Asking EV drivers the same question, the responses were similar. 7% again indicated a preference for 70 miles of range for a $25,000 car, 15% indicated 100 miles for $30,000, 21% selected 130 miles for $35,000, 19% selected a 160-mile EV for $40,000, 10% selected a 190-mile EV for $45,000, and 29% chose 220 miles or more for $50,000 or more.

These results show that there is no electric car on the market serving the range–price “sweet spot” of nearly half the market. Clearly, there is a large gap there that automakers should be working to fill. However, more research needs to be conducted on why automakers have kept away from this opening in the market.

Batteries of the Future

BMW i3 GreenWith battery technology improving fairly fast, respondents were eager to be given the option of upgrading the battery packs in their cars in the future, for a reasonable price. 69% of potential owners indicated they would be significantly more attracted to a fully electric model if they would be able to upgrade the battery pack. Only 7% didn’t care about that.

Fast Charging & Super-Fast Charging

Fast-charging capability was also critical to potential buyers. When asked about the importance of Tesla’s Supercharger network (or some comparable super-fast charging network), 65% of potential owners indicated they would be significantly more attracted to a fully electric model if it had access to Tesla Superchargers or something comparable.

In a separate survey for both EV drivers and potential EV drivers, 29% of respondents indicated that DC fast charging (which is about half as fast as Tesla Supercharging but several times faster than Level 2 charging) was a requirement for them to consider a fully electric car, 25% indicated that it was very important for them, and 27% indicated it was somewhat important for them. Only 12% indicated it was “quite unimportant” and 7% “not important at all” for them.

In general, all of these responses regarding fast charging indicate that the charging network and fast-charging (even super-fast-charging) capability are key components of an EV buyer’s purchasing decision.

Onboard Charger Preferences

Additionally, with regard to the onboard charger in an EV, most of the market now sees a 6.6 kW onboard charger as a critical component of the car, while they are much less convinced about the need for a 10 kW onboard charger. However, this may be due to lack of exposure to 10 kW or higher-capacity onboard chargers, and also long-range electric vehicles.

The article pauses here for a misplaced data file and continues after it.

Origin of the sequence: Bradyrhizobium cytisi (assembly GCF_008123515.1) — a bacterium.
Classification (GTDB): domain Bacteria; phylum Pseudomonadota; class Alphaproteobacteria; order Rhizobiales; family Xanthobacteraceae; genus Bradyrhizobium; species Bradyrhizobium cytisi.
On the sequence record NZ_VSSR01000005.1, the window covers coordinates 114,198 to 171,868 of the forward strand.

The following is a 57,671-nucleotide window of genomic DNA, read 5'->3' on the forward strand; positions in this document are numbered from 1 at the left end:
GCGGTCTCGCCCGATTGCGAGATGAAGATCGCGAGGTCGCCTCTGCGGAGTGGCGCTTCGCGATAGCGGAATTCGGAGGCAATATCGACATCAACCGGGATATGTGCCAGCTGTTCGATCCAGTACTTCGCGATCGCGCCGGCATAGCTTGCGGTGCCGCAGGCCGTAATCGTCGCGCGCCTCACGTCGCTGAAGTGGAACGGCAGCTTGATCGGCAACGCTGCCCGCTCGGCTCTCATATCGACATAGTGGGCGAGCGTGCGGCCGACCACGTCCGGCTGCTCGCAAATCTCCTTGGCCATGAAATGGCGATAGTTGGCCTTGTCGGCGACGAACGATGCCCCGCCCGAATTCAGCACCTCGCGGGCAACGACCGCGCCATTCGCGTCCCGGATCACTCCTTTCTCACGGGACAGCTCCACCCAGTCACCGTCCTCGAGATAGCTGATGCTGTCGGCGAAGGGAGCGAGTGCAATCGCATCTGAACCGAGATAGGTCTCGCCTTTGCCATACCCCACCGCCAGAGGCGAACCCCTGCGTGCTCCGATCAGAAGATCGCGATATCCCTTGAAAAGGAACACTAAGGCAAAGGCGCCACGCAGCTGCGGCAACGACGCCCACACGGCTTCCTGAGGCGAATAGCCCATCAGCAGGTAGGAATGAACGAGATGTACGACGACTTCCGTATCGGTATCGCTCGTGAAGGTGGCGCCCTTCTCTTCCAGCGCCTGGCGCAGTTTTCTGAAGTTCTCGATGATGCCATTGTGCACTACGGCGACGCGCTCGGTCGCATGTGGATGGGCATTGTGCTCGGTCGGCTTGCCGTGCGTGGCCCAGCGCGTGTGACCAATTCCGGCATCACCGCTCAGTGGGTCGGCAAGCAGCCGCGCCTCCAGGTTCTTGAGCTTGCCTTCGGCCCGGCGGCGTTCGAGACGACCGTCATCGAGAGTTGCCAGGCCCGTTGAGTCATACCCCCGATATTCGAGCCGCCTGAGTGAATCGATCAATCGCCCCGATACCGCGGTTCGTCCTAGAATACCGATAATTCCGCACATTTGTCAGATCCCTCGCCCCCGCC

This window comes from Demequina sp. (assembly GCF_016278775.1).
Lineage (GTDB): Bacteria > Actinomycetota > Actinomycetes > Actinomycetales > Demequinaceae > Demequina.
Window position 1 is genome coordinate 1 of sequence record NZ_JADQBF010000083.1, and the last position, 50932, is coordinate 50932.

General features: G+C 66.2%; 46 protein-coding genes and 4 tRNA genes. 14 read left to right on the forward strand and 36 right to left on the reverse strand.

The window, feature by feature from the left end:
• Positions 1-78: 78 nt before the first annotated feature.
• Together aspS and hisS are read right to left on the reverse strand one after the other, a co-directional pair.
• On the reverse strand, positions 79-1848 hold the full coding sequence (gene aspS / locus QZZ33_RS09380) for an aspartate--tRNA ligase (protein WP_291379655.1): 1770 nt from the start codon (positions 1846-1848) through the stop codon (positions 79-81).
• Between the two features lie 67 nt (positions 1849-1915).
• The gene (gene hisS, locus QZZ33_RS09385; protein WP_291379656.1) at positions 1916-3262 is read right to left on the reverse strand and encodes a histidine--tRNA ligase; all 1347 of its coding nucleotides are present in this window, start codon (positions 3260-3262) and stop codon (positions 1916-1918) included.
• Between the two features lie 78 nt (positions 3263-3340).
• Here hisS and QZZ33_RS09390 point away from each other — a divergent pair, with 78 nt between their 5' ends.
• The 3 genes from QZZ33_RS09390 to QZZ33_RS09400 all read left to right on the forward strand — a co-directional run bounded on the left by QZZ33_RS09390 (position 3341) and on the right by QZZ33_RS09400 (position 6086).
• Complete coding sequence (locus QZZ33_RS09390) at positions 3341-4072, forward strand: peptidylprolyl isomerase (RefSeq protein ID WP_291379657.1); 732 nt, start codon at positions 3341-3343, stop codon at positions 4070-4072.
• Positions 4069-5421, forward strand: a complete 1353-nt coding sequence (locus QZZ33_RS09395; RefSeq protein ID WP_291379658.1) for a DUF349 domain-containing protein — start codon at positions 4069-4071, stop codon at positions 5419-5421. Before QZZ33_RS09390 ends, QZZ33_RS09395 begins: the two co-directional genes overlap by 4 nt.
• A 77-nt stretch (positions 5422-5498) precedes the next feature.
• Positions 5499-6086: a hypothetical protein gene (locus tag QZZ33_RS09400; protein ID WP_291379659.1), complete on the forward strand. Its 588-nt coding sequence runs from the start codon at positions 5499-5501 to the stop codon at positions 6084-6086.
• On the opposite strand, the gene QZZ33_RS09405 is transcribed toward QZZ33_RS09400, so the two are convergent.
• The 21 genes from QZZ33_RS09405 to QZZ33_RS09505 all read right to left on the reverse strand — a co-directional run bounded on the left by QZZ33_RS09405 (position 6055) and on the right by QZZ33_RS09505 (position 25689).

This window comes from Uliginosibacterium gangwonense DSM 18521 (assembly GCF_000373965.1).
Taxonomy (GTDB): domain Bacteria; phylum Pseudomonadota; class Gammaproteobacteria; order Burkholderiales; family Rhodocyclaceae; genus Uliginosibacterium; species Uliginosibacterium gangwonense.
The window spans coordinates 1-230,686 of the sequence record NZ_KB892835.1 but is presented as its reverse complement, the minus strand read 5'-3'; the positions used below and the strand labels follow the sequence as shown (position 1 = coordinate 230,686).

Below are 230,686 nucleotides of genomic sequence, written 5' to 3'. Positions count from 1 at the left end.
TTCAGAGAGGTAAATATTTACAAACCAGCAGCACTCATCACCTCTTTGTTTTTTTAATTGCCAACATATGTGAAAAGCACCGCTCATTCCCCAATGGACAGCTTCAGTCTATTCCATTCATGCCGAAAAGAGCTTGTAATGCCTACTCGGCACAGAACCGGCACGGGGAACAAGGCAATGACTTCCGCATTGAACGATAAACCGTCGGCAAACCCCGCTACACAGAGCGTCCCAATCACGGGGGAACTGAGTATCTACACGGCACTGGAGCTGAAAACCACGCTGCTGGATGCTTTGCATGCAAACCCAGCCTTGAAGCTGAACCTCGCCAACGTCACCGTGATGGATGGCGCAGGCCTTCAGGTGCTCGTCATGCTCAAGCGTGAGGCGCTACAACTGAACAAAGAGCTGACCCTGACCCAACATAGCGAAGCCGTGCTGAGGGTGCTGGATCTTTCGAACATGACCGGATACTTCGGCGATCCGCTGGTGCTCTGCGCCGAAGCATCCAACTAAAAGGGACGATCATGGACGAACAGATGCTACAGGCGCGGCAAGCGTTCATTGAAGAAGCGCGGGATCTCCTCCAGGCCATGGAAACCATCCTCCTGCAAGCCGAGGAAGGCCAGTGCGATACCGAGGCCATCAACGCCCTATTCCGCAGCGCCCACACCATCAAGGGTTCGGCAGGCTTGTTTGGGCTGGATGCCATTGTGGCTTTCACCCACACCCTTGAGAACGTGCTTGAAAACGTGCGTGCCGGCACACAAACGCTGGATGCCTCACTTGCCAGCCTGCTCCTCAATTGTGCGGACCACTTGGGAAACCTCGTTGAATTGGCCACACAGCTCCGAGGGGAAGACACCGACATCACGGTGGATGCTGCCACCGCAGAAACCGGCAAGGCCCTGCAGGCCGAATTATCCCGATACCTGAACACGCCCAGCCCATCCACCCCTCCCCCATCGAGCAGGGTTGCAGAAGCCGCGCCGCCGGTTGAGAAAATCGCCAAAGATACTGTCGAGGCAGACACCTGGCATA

Electric Car Market Projections

VW Golf GTEWhen it comes to market growth, while most of the respondents see electric cars accounting for 10% of the new-car market by 2020, the majority don’t expect electric cars to account for 50% of the new-car market until 2025 or later. Nonetheless, a large percentage (70-71%) think Tesla will disrupt the auto industry, another ~17% are not sure, and only ~12% don’t think it will do so.

EV Driver Satisfaction Is High

Almost across the board, EV-driving respondents are happy they got their EVs. Granted, this survey was disseminated on EV websites, so was likely to attract EV enthusiasts — nonetheless, 96% of respondents said they were happy with the purchase/lease, and under 1% said they weren’t.

Perhaps more telling, 72.5% of respondents who didn’t indicate the following sentence didn’t apply to them strongly agreed with the statement, “People who drive my EV tend to love it.” 21.8% more moderately agreed, 5% were not sure, and only 0.7% moderately disagreed.

The Broad Picture

In conclusion, there are many features, car classes, and improvements to charging infrastructure and capability that auto manufacturers and EV charging companies could implement in order to serve consumer demand and grow the EV market. There are big gaps in the options on the market, and they are gaps consumers want filled. Nonetheless, current EV drivers are very happy with their cars and widely see their key benefits as stimulating demand. They see the future as electric, and they are bringing about that future now by living with EVs or by making plans to join the market.